Zerkala: В киргизских степях

by Nathan Hamm on 1/7/2005 · 10 comments

From Zerkala, described as

…a database comprising published and unpublished sources on Russian colonialism in Central Asia and the Caucasus (ca. 1850-1914). The Russian word ‘zerkala’ means ‘mirrors’, and we chose this name because the database brings together texts and pictures reflecting the Russian view of the new colonial lands on its southern borders and, what is new, the perceptions of Muslim authors from Central Asia and the Caucasus of their colonial overlord: Russia and the Russians.

In the database you will find texts and pictures from Russian journals and from archives in St. Petersburg, Tashkent and Baku in Russian, Azeri, Central Asian Turki, and Persian.

I could spend hours in there.


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– author of 2991 posts on 17_PersonNotFound.

Nathan is the founder and Principal Analyst for Registan, which he launched in 2003. He was a Peace Corps Volunteer in Uzbekistan 2000-2001 and received his MA in Central Asian Studies from the University of Washington in 2007. Since 2007, he has worked full-time as an analyst, consulting with private and government clients on Central Asian affairs, specializing in how socio-cultural and political factors shape risks and opportunities and how organizations can adjust their strategic and operational plans to account for these variables. More information on Registan's services can be found here, and Nathan can be contacted via Twitter or email.

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{ 10 comments }

Tim Newman January 8, 2005 at 7:09 am

Hmm, I’m struggling with the language a bit. I’ll have to save this site for when my Russian improves.

Tatyana January 8, 2005 at 11:16 am

A bit, Tim? That’s already is an improvement.

Interesting site, I’ll come over, thank you, Nathan.

Tatyana January 8, 2005 at 11:17 am

OT: Nathan, have you check recently “jj travels” on your blogroll? Interesting post on absence of jobs in Uzbekistan and how Namanghan’s streets look empty, no trade allowed – no people.

Tim Newman January 9, 2005 at 1:24 am

Heh, maybe I meant a lot!

My Russian is quickly improving, so the lessons are paying of pretty well. I have a friend who I can practice with, but I really need to speak it all day and every day to get to where I want to with it.

When I am proficient, I’ll make sure I come back to that site.

Tim Newman January 9, 2005 at 1:24 am

Paying of? I meant paying off. Obviously learning Russian comes at the expense of a spelling ability in English.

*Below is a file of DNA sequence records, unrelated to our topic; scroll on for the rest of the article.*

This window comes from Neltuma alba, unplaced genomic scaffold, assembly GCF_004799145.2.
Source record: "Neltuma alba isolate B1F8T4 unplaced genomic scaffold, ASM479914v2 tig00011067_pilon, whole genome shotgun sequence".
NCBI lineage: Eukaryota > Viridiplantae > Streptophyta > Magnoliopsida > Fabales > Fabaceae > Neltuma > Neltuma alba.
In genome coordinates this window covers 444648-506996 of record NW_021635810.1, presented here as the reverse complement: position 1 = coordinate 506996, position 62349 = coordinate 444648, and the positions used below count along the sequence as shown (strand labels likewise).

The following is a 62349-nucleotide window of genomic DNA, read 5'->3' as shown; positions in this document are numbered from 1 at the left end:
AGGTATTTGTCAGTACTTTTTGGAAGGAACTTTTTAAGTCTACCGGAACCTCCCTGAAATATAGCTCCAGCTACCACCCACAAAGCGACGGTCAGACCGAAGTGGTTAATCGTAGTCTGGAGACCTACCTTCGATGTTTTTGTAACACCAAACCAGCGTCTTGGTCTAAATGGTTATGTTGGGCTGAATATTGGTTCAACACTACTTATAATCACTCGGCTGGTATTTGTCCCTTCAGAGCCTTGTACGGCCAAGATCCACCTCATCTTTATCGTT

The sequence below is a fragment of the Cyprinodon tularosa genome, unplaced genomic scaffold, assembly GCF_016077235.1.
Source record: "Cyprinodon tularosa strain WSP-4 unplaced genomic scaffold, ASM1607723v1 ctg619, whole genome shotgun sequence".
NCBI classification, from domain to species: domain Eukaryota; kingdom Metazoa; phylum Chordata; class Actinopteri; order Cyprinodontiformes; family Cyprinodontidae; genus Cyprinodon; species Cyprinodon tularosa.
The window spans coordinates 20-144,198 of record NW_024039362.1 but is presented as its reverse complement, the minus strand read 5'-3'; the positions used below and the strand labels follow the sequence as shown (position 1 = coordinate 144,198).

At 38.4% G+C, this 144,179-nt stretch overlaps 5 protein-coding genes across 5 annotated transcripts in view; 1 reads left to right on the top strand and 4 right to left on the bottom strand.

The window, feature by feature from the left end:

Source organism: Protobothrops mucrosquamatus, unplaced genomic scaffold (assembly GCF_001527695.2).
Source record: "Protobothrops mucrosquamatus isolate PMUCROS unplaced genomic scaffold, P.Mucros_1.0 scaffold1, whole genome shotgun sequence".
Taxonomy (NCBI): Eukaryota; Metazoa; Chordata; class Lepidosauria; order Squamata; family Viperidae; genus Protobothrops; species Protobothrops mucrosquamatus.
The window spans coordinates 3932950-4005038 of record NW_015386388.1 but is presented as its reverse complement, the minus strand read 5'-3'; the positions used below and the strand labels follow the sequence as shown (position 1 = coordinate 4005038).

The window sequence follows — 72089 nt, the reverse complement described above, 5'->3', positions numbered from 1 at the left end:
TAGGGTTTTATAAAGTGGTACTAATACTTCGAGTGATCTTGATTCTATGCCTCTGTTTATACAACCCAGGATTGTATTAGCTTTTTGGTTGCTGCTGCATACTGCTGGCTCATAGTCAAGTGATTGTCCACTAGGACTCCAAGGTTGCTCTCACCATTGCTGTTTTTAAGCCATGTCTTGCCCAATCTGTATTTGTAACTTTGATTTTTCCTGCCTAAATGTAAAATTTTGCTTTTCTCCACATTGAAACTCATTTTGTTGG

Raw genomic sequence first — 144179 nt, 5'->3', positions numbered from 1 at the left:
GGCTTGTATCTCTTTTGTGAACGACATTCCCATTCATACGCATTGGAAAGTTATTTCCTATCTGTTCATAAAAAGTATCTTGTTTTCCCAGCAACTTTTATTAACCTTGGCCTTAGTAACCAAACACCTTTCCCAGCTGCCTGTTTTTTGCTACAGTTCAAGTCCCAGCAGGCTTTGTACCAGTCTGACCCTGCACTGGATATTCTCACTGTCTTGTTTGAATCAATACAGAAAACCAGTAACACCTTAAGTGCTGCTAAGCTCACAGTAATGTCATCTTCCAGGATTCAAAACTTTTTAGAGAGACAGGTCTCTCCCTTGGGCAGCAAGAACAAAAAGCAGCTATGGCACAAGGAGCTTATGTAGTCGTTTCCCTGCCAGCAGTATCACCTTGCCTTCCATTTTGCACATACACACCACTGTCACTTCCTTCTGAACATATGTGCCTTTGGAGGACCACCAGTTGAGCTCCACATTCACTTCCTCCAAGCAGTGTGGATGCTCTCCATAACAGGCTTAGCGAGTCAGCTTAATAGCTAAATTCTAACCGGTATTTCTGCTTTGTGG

Nathan Hamm January 9, 2005 at 1:41 am

It does, horribly so.

I enjoyed the site even though my Russian skills are on par with those of an illiterate village idiot. Really, when it comes to reading Russian, it’s like it’s an entirely different language to me. Give me nice, slow Russian with lots of Tajik and Turkic filler and I’m happy. Present me with real Russian and I’m at a grinning idiot.

By the way Tim, were you aware that the youngest daughter of Kazakhstan’s president is kind of cute? I meant to have pictures today, but I’ll probably get to it tomorrow.

Tim Newman January 10, 2005 at 3:17 am

I am led to believe that the Russian I am being taught is the purest of the pure. I wonder what it really is?

I wasn’t aware of the attractiveness of the Kazakh president’s daughter, and I consider myself to be a miserable failure for not knowing this. I’ll browse for some pictures at some point.

Nathan Hamm January 10, 2005 at 7:25 am

I think every Russian I’ve ever met claims to speak the purest form of Russian. In Yakutsk, they mercilessly mocked Muscovites for not speaking quickly enough.

My excuse is that I learned most of what I know from people who speak it as a second language.

Tim Newman January 11, 2005 at 4:45 am

I think every Russian Iâ??ve ever met claims to speak the purest form of Russian. In Yakutsk, they mercilessly mocked Muscovites for not speaking quickly enough.

You’re kidding me? I thought they spoke at about a million words per minute in Moscow. I guess I’ll be staying away from Irkutsk for a while.

Tatyana January 11, 2005 at 3:08 pm

Tim, Muscovites are notorious for draging some vowels while skipping others (and some other specificities).
For example, if Muscovite addresses you as “Ð?оÑ?огой дÑ?Ñ?г”, it will sound like “Ð?’Ñ?ааагOй”.

And Yakutsk is farther away from Moscow than Irkutsk.

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